Trick ‘r Treat

October 6, 2009

Like a lot of recent horror movies, Trick ‘r Treat comes burdened with more advance hype than it was designed to bear. Forget the hype and go into it cold. You’ll be rewarded with a richly fun tribute to Halloween and all the monsters it has to offer. A first feature by Michael Dougherty (perhaps best known for working on the scripts of X2 and Superman Returns for Bryan Singer, who serves here as a producer), Trick ‘r Treat is a candy bag overflowing with goodies for horror fans. In an extremely abbreviated running time (82 minutes with credits), the film manages to be a thick anthology of any number of tropes, legends, and all-around nasty stuff. Problem is, I can’t talk much about it without blowing it for you, since the fun is in discovering how the four stories herein are connected.

I can tell you that Dougherty, cinematographer Glen MacPherson (paying visual homage to all the horror masters), and composer Douglas Pipes (who delivers an entertainingly loud, Elfmanesque score) serve up an atmospheric feast that looks and sounds gorgeous — catch it on Blu-ray if you can — and earns the perhaps obvious comparisons to George A. Romero’s Creepshow. There’s a mysterious little character called Sam (short for Samhain, I’m guessing) who punishes people for not “following the rules of Halloween,” but Dougherty and his crew should feel safe in that regard; their film follows every rule.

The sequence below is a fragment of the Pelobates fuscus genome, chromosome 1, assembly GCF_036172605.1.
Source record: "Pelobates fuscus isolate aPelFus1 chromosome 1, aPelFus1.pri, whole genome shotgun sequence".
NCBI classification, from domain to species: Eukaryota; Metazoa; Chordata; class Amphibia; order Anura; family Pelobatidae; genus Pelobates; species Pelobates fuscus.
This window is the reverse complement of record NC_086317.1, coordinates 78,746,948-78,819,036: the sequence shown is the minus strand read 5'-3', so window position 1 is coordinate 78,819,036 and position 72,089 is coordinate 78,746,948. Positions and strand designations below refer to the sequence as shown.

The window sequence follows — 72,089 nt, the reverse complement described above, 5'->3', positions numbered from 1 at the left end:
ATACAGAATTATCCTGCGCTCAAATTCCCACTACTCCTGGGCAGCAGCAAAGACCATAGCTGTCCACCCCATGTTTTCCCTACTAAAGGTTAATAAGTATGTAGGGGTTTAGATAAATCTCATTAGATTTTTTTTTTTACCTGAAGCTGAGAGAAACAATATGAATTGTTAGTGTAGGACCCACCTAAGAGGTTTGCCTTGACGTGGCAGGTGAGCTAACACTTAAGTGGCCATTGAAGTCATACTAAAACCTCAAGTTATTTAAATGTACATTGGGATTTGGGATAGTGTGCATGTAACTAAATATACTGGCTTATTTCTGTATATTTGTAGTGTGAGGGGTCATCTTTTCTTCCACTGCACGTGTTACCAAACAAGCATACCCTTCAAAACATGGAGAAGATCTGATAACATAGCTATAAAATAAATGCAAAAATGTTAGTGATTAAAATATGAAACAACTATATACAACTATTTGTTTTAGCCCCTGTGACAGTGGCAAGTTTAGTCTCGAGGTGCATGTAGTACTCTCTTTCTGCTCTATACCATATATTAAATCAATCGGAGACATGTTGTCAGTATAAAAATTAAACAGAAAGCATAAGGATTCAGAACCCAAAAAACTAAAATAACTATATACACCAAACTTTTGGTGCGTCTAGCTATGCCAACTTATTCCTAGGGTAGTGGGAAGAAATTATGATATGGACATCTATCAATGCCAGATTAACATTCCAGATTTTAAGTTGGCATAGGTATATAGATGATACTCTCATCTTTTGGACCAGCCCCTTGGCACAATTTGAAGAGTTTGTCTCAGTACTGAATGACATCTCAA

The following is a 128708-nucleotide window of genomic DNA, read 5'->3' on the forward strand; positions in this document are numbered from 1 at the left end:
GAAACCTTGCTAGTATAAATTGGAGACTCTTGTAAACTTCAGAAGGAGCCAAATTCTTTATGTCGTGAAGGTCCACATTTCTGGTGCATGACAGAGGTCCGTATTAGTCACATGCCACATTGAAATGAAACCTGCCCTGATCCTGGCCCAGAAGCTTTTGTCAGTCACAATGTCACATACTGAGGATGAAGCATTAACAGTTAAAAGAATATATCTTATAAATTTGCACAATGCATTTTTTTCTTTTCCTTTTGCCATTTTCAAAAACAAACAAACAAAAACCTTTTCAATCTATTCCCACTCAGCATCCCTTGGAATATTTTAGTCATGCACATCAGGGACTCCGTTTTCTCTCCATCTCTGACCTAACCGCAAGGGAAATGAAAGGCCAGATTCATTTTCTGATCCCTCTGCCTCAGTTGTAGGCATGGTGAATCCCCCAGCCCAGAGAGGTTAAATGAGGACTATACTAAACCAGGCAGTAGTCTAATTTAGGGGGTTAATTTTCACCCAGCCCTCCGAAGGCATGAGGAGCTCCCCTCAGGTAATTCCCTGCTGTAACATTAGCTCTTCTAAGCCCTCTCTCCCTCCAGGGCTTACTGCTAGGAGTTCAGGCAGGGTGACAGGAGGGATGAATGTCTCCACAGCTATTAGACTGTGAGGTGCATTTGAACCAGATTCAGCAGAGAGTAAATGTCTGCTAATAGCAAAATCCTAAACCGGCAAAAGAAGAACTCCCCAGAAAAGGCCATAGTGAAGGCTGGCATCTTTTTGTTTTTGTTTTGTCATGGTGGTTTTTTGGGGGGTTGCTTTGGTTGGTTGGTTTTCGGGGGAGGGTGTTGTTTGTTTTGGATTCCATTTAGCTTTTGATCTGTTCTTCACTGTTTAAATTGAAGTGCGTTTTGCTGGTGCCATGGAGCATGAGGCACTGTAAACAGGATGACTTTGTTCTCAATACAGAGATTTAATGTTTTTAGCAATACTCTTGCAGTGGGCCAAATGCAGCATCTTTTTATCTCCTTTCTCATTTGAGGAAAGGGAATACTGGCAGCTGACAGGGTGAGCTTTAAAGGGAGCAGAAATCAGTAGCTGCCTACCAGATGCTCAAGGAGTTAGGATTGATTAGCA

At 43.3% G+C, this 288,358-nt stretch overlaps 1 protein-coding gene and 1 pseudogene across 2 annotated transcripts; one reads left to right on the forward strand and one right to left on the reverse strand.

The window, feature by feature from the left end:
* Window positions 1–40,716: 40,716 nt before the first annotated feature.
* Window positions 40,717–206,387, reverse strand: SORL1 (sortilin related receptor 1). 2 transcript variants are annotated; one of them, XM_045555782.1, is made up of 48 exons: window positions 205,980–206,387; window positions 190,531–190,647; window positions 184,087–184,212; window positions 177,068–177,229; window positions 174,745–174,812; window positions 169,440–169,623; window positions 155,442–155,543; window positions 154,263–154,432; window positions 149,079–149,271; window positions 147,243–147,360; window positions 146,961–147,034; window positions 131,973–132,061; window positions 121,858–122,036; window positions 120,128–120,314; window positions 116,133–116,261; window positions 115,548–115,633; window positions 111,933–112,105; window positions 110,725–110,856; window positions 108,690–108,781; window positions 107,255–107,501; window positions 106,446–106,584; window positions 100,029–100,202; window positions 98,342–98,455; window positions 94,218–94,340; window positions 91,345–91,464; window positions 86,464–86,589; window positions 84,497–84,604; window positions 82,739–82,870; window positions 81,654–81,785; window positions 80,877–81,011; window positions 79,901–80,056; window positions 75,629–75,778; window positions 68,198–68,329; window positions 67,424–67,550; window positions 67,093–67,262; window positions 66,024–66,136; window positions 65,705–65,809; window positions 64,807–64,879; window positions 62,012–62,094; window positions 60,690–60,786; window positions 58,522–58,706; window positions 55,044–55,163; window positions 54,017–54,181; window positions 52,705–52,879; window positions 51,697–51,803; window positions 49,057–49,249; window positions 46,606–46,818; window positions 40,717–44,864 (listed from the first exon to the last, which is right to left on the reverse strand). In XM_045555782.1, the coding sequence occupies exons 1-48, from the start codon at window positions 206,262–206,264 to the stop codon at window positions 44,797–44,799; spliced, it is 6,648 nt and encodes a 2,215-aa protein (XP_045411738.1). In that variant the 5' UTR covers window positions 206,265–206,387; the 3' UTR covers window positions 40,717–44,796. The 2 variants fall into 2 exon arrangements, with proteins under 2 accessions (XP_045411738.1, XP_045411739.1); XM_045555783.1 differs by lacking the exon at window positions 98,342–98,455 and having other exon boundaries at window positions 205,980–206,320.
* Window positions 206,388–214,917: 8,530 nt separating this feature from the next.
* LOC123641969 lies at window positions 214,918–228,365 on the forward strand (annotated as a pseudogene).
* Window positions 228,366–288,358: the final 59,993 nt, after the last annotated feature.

Hate Halloween? Disdain costume parties and turn your lights off to dissuade begging tots in disguise? This isn’t your movie; indeed, people like you die in this movie. If, on the other hand, October is your favorite month, Trick ‘r Treat reminds you of why. There have certainly been, in recent years, enough reasons to forget why; the progressively insipid Saw series has owned Halloween weekend (at least until Paranormal Activity unseated it), and horror in general has trended towards grim, glum remakes from the Michael Bay factory. Trick ‘r Treat, among other things, restores the fun to horror movies. Why Warner sat on it (eventually consigning it to a direct-to-disc release) rather than popping it into theaters two years ago as a possible Saw-killer is beyond me.

I shouldn’t even really talk about most of the characters, though the eclectic cast includes Anna Paquin, Dylan Baker, and Brian Cox, all of whom (like everyone else onscreen) get into the spirit of the occasion, as if attending a terrific Halloween party, which, in effect, the movie is. Trick ‘r Treat is also not shy about killing the underage; I wondered fleetingly if that’s part of the reason it never saw a wide release. All bets are off; people you expect to survive don’t, and people you expect to die don’t. In some respects, Dougherty subverts the same tropes he deals in so lovingly.